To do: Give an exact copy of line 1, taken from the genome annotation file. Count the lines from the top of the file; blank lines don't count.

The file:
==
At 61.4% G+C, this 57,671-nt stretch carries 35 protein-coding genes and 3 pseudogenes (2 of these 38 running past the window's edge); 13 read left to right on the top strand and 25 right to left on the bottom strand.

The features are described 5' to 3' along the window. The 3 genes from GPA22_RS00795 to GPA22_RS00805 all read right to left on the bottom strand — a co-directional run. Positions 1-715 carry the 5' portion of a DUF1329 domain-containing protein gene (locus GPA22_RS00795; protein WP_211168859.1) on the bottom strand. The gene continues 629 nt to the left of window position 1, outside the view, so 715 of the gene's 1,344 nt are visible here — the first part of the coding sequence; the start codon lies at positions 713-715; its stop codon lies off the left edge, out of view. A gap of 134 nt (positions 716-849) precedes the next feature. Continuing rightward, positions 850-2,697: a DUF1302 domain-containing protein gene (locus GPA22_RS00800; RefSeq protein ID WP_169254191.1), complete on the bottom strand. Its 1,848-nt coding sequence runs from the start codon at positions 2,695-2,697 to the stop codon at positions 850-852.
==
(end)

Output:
At 61.4% G+C, this 57,671-nt stretch carries 35 protein-coding genes and 3 pseudogenes (2 of these 38 running past the window's edge); 13 read left to right on the top strand and 25 right to left on the bottom strand.